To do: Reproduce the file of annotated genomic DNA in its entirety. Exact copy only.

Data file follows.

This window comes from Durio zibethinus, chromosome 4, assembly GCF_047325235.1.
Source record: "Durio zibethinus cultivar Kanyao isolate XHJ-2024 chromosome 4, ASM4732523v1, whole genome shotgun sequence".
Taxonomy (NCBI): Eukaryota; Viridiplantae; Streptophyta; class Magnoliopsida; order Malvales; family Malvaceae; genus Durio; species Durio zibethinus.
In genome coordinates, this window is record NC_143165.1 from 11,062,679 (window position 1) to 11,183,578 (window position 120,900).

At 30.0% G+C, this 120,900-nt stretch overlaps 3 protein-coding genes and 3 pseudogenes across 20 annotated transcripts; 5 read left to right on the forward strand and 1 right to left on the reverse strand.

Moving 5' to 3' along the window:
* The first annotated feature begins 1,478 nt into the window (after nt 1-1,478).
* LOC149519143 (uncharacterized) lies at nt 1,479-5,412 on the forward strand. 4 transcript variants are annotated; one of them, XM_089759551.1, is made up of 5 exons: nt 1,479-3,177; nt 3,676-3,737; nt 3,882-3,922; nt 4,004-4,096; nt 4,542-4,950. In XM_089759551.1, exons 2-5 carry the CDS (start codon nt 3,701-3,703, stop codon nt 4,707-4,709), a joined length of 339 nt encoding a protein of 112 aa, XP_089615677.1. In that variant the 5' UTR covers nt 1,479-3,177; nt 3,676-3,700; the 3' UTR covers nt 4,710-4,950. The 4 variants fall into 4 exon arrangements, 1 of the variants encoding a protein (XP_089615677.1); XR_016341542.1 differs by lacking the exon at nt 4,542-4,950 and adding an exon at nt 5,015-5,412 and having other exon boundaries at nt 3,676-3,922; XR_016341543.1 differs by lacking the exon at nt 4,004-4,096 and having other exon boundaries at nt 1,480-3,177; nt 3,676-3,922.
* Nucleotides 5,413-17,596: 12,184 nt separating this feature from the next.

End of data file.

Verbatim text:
This window comes from Durio zibethinus, chromosome 4, assembly GCF_047325235.1.
Source record: "Durio zibethinus cultivar Kanyao isolate XHJ-2024 chromosome 4, ASM4732523v1, whole genome shotgun sequence".
Taxonomy (NCBI): Eukaryota; Viridiplantae; Streptophyta; class Magnoliopsida; order Malvales; family Malvaceae; genus Durio; species Durio zibethinus.
In genome coordinates, this window is record NC_143165.1 from 11,062,679 (window position 1) to 11,183,578 (window position 120,900).

At 30.0% G+C, this 120,900-nt stretch overlaps 3 protein-coding genes and 3 pseudogenes across 20 annotated transcripts; 5 read left to right on the forward strand and 1 right to left on the reverse strand.

Moving 5' to 3' along the window:
* The first annotated feature begins 1,478 nt into the window (after nt 1-1,478).
* LOC149519143 (uncharacterized) lies at nt 1,479-5,412 on the forward strand. 4 transcript variants are annotated; one of them, XM_089759551.1, is made up of 5 exons: nt 1,479-3,177; nt 3,676-3,737; nt 3,882-3,922; nt 4,004-4,096; nt 4,542-4,950. In XM_089759551.1, exons 2-5 carry the CDS (start codon nt 3,701-3,703, stop codon nt 4,707-4,709), a joined length of 339 nt encoding a protein of 112 aa, XP_089615677.1. In that variant the 5' UTR covers nt 1,479-3,177; nt 3,676-3,700; the 3' UTR covers nt 4,710-4,950. The 4 variants fall into 4 exon arrangements, 1 of the variants encoding a protein (XP_089615677.1); XR_016341542.1 differs by lacking the exon at nt 4,542-4,950 and adding an exon at nt 5,015-5,412 and having other exon boundaries at nt 3,676-3,922; XR_016341543.1 differs by lacking the exon at nt 4,004-4,096 and having other exon boundaries at nt 1,480-3,177; nt 3,676-3,922.
* Nucleotides 5,413-17,596: 12,184 nt separating this feature from the next.